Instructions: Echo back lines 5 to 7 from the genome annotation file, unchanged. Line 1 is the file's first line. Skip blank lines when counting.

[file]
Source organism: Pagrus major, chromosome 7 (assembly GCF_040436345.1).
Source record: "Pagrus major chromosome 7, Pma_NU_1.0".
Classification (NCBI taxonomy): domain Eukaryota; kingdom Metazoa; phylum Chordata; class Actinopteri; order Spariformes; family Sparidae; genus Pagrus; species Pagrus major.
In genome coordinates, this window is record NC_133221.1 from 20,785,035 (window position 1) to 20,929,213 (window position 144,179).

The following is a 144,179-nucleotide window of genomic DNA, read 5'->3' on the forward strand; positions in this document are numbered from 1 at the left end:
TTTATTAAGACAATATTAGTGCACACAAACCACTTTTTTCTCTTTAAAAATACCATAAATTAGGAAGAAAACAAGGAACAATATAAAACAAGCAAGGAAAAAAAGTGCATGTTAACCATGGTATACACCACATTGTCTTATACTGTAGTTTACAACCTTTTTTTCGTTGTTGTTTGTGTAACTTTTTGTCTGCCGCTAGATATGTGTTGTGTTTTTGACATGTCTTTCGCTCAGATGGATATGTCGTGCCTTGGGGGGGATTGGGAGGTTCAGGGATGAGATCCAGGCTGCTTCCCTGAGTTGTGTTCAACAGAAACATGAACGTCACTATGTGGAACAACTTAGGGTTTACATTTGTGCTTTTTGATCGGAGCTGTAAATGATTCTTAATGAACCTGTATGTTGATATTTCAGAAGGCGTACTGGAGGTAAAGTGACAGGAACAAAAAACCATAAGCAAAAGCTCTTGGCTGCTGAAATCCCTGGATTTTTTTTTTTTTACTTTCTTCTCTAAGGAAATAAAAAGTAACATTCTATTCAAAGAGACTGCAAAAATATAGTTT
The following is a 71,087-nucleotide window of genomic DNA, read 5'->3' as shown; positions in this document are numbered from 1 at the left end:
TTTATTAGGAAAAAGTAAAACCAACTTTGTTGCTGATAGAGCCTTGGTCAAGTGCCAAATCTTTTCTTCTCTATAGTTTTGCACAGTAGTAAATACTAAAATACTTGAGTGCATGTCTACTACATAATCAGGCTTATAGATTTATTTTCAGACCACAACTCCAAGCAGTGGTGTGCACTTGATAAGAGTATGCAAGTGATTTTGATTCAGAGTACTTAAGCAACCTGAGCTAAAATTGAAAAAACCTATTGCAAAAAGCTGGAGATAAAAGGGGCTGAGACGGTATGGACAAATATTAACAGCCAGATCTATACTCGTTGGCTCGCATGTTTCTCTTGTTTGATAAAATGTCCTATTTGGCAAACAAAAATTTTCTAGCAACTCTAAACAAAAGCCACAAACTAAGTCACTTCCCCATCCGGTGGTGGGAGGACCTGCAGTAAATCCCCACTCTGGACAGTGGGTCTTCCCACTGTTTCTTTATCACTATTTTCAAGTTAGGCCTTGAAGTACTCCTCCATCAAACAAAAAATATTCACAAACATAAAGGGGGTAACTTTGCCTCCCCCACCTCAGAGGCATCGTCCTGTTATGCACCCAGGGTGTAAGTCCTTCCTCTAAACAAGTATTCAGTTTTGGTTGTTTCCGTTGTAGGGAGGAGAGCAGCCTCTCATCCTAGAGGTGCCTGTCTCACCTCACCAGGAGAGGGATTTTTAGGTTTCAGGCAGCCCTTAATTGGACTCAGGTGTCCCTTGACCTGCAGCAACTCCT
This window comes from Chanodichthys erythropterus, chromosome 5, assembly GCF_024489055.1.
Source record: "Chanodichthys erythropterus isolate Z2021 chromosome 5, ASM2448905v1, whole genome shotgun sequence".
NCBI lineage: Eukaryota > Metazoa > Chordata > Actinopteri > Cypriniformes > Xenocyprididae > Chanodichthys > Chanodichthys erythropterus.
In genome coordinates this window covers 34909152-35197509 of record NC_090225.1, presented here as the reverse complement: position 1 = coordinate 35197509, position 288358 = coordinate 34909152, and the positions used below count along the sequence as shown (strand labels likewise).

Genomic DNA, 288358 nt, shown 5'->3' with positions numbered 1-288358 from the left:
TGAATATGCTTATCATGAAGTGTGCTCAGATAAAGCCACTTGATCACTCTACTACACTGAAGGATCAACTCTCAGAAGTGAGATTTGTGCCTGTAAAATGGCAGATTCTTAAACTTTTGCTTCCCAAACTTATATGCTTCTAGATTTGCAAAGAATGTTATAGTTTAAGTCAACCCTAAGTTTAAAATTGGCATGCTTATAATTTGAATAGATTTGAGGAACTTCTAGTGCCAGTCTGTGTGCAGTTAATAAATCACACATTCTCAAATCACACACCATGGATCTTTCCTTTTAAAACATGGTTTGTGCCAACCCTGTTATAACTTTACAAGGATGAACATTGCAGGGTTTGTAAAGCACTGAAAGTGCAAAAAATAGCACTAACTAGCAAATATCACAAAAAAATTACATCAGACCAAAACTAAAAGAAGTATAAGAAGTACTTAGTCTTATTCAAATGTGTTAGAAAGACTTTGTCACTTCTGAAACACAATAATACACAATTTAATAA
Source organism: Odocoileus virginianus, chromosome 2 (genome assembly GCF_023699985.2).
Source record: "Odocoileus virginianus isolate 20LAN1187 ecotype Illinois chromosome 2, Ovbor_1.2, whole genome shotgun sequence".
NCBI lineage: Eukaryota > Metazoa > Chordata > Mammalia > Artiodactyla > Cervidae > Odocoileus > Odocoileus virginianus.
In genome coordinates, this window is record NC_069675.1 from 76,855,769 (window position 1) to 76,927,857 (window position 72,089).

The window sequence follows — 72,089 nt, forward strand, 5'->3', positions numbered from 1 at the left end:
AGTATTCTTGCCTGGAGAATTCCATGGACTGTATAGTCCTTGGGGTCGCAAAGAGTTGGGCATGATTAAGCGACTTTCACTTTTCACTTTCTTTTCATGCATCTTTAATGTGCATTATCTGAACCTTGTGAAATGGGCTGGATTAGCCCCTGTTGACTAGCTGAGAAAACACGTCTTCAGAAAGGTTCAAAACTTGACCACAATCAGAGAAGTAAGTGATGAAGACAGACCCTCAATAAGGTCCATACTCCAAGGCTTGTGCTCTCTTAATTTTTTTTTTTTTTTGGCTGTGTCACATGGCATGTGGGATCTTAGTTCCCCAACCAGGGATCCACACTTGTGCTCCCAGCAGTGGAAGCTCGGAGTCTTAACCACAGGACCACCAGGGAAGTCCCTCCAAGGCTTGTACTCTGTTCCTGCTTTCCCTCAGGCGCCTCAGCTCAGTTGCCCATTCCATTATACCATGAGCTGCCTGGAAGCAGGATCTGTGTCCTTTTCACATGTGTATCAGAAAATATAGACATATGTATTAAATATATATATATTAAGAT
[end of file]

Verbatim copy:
The following is a 144,179-nucleotide window of genomic DNA, read 5'->3' on the forward strand; positions in this document are numbered from 1 at the left end:
TTTATTAAGACAATATTAGTGCACACAAACCACTTTTTTCTCTTTAAAAATACCATAAATTAGGAAGAAAACAAGGAACAATATAAAACAAGCAAGGAAAAAAAGTGCATGTTAACCATGGTATACACCACATTGTCTTATACTGTAGTTTACAACCTTTTTTTCGTTGTTGTTTGTGTAACTTTTTGTCTGCCGCTAGATATGTGTTGTGTTTTTGACATGTCTTTCGCTCAGATGGATATGTCGTGCCTTGGGGGGGATTGGGAGGTTCAGGGATGAGATCCAGGCTGCTTCCCTGAGTTGTGTTCAACAGAAACATGAACGTCACTATGTGGAACAACTTAGGGTTTACATTTGTGCTTTTTGATCGGAGCTGTAAATGATTCTTAATGAACCTGTATGTTGATATTTCAGAAGGCGTACTGGAGGTAAAGTGACAGGAACAAAAAACCATAAGCAAAAGCTCTTGGCTGCTGAAATCCCTGGATTTTTTTTTTTTTACTTTCTTCTCTAAGGAAATAAAAAGTAACATTCTATTCAAAGAGACTGCAAAAATATAGTTT
The following is a 71,087-nucleotide window of genomic DNA, read 5'->3' as shown; positions in this document are numbered from 1 at the left end: